And on the one hand, I think my feelings are right; the world is plenty brutal without our also killing each other in board games. But on the other hand, I feel like I am missing something. I don’t actually believe that in order to enjoy Risk (or chess, or Mafia), one must be a secretly homicidal maniac. Of course all these games can be played viciously and with intent to dominate and harm; but that’s not what I have in mind. I think they can also be played without that intent, and then I think they can be played with good aims, but aims that are still tied up in competition. So what are the good aims? What if competition is actually not about the high of winning, but about a process, and about learning that happens during that process? What’s that learning? How can we teach children (or forget children: how can I teach myself) to enjoy that in competing, rather than to enjoy the high of winning and dread the low of losing, and buy into the false belief that winning makes me more valuable and losing makes me less?

[Thank you, Heather!]

[Thank you, Heather Thomas.]

[Thanks, David!]

Welcome. My name is Stephanie. Before we start our practice tonight, I’m going to tell you some things about what I hope you’ll get out of this class, and out of yoga in general. One is an improved relationship to your body. That includes an increase in general physical well-being—I hope you go out tonight feeling physically better than you did when you came in. And if something hurts after class that didn’t before, don’t ignore that—pay attention to it, ask for help (I’m happy to talk after class, or during class). But more than just feeling better in your body, I hope that yoga will help you listen better to your body, to accept it exactly as it is and not to feel like you need to force it to be what it is not. Part of what yoga can do is help you practice that listening. It seems like something that should be obvious and natural but it isn’t obvious to most of us most of the time. So begin by accepting that listening is something you’ll need to learn, and practice, and grow into. And then start noticing. What feels good in your body? Where does it feel good? How does it feel good? What hurts? Where? How? And what are the things you can do, in long-term and short-term ways, to be kind and help your body feel good?

In this listening, pain is not an enemy but a friend. Pain is your body talking to you, telling you something that is true about it. One of the key skills in yoga is to learn to distinguish between two different kinds of pain. The first is your body saying “this is breaking me somehow.” Joint pain is in this category, most kinds of spinal pain, neck pain, lower back pain, wrist and knee and ankle pain. These need physical responses and adjustments—if you’re feeling them, reposition yourself in the pose or go out of the pose into child’s pose or downward-facing dog, or any other pose that feels good. Nothing I say should ever keep you in a pose when you are feeling this kind of pain.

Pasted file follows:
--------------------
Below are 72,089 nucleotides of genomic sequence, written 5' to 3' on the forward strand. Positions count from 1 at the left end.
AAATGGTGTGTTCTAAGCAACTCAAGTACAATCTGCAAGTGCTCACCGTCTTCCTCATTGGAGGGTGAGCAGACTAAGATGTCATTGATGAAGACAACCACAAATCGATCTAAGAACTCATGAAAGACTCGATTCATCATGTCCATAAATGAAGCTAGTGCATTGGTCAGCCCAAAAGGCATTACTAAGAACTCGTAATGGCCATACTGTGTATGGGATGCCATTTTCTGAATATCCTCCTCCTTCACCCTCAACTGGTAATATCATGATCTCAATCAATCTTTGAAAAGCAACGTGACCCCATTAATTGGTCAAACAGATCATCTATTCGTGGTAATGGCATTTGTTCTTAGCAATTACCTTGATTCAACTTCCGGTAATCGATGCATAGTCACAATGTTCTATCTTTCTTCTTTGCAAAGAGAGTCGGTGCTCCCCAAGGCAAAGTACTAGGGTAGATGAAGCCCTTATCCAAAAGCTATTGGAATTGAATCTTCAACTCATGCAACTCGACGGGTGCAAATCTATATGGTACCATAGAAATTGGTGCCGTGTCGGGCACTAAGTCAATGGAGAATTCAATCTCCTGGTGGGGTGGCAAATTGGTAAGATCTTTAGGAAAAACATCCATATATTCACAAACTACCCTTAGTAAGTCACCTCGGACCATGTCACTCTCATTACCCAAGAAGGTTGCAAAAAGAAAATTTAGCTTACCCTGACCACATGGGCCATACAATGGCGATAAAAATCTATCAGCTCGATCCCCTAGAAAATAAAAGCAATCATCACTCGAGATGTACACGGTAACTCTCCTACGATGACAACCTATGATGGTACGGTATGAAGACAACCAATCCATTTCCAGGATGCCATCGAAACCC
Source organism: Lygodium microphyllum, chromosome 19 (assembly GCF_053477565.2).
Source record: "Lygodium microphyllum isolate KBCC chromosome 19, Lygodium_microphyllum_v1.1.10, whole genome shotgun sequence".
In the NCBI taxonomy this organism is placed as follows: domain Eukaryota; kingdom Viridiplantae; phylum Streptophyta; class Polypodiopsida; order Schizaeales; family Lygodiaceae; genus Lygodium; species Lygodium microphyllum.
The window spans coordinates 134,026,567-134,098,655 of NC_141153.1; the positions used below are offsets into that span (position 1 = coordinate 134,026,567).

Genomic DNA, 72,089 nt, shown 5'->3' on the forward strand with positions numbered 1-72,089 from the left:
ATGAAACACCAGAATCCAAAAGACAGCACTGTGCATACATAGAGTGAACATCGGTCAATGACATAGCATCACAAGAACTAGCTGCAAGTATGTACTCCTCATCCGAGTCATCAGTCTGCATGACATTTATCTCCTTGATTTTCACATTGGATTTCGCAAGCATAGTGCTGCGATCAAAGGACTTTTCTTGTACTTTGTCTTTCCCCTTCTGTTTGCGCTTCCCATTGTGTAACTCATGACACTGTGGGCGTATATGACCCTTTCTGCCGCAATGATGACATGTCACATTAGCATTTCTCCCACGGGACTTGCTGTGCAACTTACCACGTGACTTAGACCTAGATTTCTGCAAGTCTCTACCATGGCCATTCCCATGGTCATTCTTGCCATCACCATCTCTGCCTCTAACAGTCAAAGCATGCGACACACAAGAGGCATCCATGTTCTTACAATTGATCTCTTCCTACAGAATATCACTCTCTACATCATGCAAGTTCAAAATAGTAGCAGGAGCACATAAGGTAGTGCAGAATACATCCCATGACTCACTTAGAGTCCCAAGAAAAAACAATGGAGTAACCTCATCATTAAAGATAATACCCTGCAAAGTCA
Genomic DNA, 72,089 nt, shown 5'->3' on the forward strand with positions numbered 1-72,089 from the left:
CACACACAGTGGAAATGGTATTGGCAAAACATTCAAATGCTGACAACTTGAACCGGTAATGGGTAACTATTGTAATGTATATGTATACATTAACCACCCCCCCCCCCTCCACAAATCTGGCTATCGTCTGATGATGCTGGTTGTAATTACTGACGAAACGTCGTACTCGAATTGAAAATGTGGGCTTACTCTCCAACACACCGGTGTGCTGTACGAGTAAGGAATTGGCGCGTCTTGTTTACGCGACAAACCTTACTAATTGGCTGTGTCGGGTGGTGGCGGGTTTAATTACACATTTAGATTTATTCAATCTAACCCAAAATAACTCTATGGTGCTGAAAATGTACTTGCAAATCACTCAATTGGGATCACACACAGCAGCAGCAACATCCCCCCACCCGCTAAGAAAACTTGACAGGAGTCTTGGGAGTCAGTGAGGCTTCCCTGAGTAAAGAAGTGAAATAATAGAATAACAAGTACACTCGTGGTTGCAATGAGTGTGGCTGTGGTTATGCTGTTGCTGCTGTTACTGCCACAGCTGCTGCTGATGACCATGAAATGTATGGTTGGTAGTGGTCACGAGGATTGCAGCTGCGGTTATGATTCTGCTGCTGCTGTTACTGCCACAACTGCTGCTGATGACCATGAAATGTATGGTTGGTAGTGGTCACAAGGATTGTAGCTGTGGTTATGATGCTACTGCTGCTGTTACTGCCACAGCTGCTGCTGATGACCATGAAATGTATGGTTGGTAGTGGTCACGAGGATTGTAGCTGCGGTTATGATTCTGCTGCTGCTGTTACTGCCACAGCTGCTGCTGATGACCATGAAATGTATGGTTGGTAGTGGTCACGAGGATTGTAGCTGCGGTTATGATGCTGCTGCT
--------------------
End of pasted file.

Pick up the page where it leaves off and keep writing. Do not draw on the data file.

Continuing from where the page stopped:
The second kind of pain is part physical, but partly emotional. It’s the internal freakout, the “my thighs and shoulders are burning, I can’t possibly hold this, is she out of her mind, when will this end, this is completely unreasonable, why did I come to this stupid class, how is it not over yet.” The next gift yoga has to give to you, beyond increased physical well-being and a better listening relationship to your body, is an increased ability to deal with this kind of pain. Yoga can help you realize that things that feel impossible are not impossible. Yoga can help train the internal muscle that lets you stay in the places where what you want most is to get out, but all the attempts to get out are, in the end, only increased sources of pain. You know these places—places where you numb yourself with food or drugs or chattering or exercise or entertainment. Or places where you try to control your way out of the pain. Or fight your way out. Or run your way out. These are the places in your life that feel like quicksand, and the more you thrash the faster you sink. So the poses in yoga where it feels impossible, where your body is not giving you “I’m breaking” signals but it still feels impossible, unreasonable, unfair—those are places where there is an invitation for you. You may stay, and you may stay fully present, and learn to hold still in the quicksand, and feel how you stop sinking, and feel that your feet can ground you into the floor and your breath can keep you alive, and feel I can do this, I can be here, I can feel this and not die, because I felt like I was dying thirty seconds ago but I didn’t die, I’m still here.

German Scrabble

[jellyfishdumplingcookingpot; thank you, Antonia.]